For example, we are excited about developing the first Messianic Training Centre in Australia with a focus on raising up the next generation of outreach workers and leaders in the Messianic movement, as well as offering Bible study courses from a Messianic Jewish perspective for those wanting to deepen their understanding of the Bible. This will be a blessing not only on the work in Australia but around the world, through our partnership with Chosen People Global Ministries which is now working in 19 countries.
Some of the other evangelistic projects we are working on are:
- Video testimonies of Australian Jewish people who have come to faith in Yeshua.
- Reaching out to Israeli backpackers through a new platform called Planet Zula that has been developed by our ministry partners Celebrate Messiah New Zealand.
- Outreach to a large and growing segment of our community of people in “inter-married families,” i.e. marriages between a Jewish and a non-Jewish spouses and their families.
Dear friends, as we move forward with the mission of Celebrate Messiah, we know we cannot accomplish anything without your prayers and support. Please pray for our mission projects locally in Australia, and for our work in New Zealand, Russia and Israel.
This year has obviously been challenging financially for all of us personally, and for congregations and mission organisations. I want you to know that as a mission organisation, we are so grateful for the sacrificial generosity of our supporters. All our missionaries and workers do not take your support for granted. We count it a huge privilege to be able to share the Gospel with our Jewish people.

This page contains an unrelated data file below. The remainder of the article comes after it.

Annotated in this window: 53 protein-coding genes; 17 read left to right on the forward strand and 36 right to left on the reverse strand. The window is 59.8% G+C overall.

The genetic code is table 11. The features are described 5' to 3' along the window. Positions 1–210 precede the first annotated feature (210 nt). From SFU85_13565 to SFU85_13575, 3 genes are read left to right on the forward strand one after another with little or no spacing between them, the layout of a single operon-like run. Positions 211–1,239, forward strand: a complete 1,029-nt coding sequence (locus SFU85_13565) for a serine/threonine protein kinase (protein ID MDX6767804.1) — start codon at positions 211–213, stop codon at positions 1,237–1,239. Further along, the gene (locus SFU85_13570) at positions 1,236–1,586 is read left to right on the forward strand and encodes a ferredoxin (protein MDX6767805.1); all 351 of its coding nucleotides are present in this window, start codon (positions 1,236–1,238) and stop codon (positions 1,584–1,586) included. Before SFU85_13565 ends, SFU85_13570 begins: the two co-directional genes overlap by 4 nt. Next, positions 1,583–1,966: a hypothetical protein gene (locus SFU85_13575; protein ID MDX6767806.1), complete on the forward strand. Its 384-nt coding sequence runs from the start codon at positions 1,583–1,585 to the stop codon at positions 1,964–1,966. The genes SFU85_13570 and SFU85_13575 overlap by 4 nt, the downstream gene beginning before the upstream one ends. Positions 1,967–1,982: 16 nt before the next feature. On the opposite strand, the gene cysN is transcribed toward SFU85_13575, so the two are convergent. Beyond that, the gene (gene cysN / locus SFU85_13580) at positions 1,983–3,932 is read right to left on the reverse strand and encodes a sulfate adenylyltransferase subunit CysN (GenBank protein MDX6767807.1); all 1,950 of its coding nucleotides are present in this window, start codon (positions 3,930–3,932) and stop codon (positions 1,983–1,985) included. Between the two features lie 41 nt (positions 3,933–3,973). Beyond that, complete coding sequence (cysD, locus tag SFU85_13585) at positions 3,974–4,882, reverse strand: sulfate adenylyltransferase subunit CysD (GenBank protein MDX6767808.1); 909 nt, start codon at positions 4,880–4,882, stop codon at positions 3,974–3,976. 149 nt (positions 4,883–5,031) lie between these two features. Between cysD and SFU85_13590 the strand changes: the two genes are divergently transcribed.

Very soon, on the 10th of December we will celebrate the Festival of Hanukkah and then of course, Christians all around the world will be celebrating the birth of a Jewish baby, Jesus, at Christmas time. The rest of this newsletter is dedicated to exploring these two festivals from a Jewish perspective.
Let us take a moment at this time to pray for and consider the spiritual needs of the Jewish people. Our Jewish people worldwide need the life-saving and eternity-changing Gospel message preached to us, and as the apostle Paul said; “… how are they to hear without someone preaching? And how are they to preach unless they are sent?…” (Romans 10:14–15, ESV)
For this reason, would you please prayerfully consider giving a generous end-of-year gift to Your Mission to the Jewish People? Help us to continue the mission of Celebrate Messiah – “Bringing the Message to the Original Messengers.”